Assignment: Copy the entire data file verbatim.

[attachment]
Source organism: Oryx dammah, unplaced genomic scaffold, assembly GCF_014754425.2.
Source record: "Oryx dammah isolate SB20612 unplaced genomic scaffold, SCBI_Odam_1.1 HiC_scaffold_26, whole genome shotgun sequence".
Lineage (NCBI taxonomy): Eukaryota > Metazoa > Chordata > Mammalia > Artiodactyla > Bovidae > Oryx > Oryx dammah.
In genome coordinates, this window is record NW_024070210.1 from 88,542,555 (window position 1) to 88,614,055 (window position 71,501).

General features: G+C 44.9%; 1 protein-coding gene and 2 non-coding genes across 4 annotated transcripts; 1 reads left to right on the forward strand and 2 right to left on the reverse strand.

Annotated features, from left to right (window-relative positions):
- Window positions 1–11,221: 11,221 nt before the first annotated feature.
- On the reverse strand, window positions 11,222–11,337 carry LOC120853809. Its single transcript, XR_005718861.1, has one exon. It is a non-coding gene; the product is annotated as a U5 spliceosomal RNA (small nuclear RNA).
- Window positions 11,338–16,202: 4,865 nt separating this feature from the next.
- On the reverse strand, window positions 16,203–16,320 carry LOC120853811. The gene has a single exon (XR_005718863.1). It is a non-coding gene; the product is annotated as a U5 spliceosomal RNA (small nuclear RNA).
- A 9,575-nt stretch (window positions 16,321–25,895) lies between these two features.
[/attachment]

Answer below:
Source organism: Oryx dammah, unplaced genomic scaffold, assembly GCF_014754425.2.
Source record: "Oryx dammah isolate SB20612 unplaced genomic scaffold, SCBI_Odam_1.1 HiC_scaffold_26, whole genome shotgun sequence".
Lineage (NCBI taxonomy): Eukaryota > Metazoa > Chordata > Mammalia > Artiodactyla > Bovidae > Oryx > Oryx dammah.
In genome coordinates, this window is record NW_024070210.1 from 88,542,555 (window position 1) to 88,614,055 (window position 71,501).

General features: G+C 44.9%; 1 protein-coding gene and 2 non-coding genes across 4 annotated transcripts; 1 reads left to right on the forward strand and 2 right to left on the reverse strand.

Annotated features, from left to right (window-relative positions):
- Window positions 1–11,221: 11,221 nt before the first annotated feature.
- On the reverse strand, window positions 11,222–11,337 carry LOC120853809. Its single transcript, XR_005718861.1, has one exon. It is a non-coding gene; the product is annotated as a U5 spliceosomal RNA (small nuclear RNA).
- Window positions 11,338–16,202: 4,865 nt separating this feature from the next.
- On the reverse strand, window positions 16,203–16,320 carry LOC120853811. The gene has a single exon (XR_005718863.1). It is a non-coding gene; the product is annotated as a U5 spliceosomal RNA (small nuclear RNA).
- A 9,575-nt stretch (window positions 16,321–25,895) lies between these two features.